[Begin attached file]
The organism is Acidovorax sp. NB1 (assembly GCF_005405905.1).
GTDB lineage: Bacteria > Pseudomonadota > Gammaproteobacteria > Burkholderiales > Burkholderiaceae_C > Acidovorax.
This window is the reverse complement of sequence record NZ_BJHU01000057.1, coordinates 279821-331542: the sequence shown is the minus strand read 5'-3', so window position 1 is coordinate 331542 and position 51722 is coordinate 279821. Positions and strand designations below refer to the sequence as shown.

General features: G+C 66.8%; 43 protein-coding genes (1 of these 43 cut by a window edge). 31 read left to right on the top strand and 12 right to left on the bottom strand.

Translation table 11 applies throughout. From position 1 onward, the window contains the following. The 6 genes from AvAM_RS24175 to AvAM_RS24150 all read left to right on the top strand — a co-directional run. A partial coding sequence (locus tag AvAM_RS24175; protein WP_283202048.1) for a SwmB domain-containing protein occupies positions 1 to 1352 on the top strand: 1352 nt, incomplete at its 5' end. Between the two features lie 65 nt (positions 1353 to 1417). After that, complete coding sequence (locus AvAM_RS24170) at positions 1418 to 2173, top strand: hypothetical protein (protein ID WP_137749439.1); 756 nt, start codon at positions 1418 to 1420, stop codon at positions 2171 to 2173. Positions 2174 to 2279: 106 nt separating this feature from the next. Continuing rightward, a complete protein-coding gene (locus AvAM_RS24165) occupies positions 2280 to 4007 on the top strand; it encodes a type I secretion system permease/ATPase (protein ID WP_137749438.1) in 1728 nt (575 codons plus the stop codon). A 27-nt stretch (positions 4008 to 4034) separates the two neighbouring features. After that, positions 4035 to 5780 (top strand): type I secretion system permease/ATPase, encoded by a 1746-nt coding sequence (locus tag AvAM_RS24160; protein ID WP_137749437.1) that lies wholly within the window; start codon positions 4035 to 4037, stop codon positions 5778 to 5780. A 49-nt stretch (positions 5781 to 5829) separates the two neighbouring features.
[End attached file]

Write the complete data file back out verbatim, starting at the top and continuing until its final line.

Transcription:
The organism is Acidovorax sp. NB1 (assembly GCF_005405905.1).
GTDB lineage: Bacteria > Pseudomonadota > Gammaproteobacteria > Burkholderiales > Burkholderiaceae_C > Acidovorax.
This window is the reverse complement of sequence record NZ_BJHU01000057.1, coordinates 279821-331542: the sequence shown is the minus strand read 5'-3', so window position 1 is coordinate 331542 and position 51722 is coordinate 279821. Positions and strand designations below refer to the sequence as shown.

General features: G+C 66.8%; 43 protein-coding genes (1 of these 43 cut by a window edge). 31 read left to right on the top strand and 12 right to left on the bottom strand.

Translation table 11 applies throughout. From position 1 onward, the window contains the following. The 6 genes from AvAM_RS24175 to AvAM_RS24150 all read left to right on the top strand — a co-directional run. A partial coding sequence (locus tag AvAM_RS24175; protein WP_283202048.1) for a SwmB domain-containing protein occupies positions 1 to 1352 on the top strand: 1352 nt, incomplete at its 5' end. Between the two features lie 65 nt (positions 1353 to 1417). After that, complete coding sequence (locus AvAM_RS24170) at positions 1418 to 2173, top strand: hypothetical protein (protein ID WP_137749439.1); 756 nt, start codon at positions 1418 to 1420, stop codon at positions 2171 to 2173. Positions 2174 to 2279: 106 nt separating this feature from the next. Continuing rightward, a complete protein-coding gene (locus AvAM_RS24165) occupies positions 2280 to 4007 on the top strand; it encodes a type I secretion system permease/ATPase (protein ID WP_137749438.1) in 1728 nt (575 codons plus the stop codon). A 27-nt stretch (positions 4008 to 4034) separates the two neighbouring features. After that, positions 4035 to 5780 (top strand): type I secretion system permease/ATPase, encoded by a 1746-nt coding sequence (locus tag AvAM_RS24160; protein ID WP_137749437.1) that lies wholly within the window; start codon positions 4035 to 4037, stop codon positions 5778 to 5780. A 49-nt stretch (positions 5781 to 5829) separates the two neighbouring features.